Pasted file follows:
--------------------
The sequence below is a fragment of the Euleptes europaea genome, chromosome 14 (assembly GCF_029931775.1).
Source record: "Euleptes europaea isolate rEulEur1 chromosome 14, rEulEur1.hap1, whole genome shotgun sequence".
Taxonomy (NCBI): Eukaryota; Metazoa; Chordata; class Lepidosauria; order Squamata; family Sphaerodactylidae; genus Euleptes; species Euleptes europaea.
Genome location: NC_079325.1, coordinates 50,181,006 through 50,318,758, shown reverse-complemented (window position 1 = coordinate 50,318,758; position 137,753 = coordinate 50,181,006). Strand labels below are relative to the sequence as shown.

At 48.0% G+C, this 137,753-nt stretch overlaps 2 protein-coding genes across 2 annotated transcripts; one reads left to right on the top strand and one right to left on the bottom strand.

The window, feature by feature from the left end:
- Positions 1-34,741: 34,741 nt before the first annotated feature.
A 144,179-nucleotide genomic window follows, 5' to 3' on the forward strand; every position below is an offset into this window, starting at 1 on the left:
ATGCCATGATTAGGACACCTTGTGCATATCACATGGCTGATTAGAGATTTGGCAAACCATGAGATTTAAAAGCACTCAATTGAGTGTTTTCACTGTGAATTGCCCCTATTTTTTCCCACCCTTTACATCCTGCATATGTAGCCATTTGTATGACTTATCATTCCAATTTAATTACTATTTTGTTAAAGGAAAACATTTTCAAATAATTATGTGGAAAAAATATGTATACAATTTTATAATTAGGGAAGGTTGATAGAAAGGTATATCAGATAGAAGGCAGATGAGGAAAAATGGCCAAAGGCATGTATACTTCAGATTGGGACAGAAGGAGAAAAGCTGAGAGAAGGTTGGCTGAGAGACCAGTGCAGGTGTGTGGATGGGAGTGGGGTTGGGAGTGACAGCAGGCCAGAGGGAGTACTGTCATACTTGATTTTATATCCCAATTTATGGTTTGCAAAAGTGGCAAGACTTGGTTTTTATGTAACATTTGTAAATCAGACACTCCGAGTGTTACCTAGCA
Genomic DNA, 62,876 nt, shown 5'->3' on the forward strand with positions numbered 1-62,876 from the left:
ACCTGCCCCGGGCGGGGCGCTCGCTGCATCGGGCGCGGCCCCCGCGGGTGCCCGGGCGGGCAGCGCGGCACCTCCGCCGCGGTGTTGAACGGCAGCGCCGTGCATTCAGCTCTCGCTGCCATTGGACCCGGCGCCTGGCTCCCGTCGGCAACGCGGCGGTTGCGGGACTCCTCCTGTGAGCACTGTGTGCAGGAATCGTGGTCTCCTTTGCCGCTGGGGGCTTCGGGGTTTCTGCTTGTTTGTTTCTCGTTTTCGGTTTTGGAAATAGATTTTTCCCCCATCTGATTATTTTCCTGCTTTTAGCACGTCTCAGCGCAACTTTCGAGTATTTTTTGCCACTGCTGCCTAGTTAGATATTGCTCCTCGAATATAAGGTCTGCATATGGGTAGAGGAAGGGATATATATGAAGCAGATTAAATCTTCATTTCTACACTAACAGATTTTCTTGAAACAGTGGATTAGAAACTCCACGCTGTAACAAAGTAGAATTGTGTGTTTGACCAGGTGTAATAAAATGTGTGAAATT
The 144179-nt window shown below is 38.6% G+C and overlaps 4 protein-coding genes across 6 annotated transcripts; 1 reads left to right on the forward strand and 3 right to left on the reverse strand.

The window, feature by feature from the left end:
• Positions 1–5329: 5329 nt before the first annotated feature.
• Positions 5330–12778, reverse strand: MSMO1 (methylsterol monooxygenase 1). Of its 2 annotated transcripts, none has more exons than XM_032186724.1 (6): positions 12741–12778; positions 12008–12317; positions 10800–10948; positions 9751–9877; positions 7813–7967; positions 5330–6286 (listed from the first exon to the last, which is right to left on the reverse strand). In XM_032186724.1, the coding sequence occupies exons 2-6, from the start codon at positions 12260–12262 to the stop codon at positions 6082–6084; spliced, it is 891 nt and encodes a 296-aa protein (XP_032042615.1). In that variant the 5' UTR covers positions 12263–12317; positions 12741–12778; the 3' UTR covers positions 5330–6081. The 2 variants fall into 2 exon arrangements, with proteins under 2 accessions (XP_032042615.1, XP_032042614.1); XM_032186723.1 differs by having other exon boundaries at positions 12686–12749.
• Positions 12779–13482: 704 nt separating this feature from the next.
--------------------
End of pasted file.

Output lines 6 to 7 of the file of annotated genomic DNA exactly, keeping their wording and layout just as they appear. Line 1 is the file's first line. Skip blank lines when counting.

The window, feature by feature from the left end:
- Positions 1-34,741: 34,741 nt before the first annotated feature.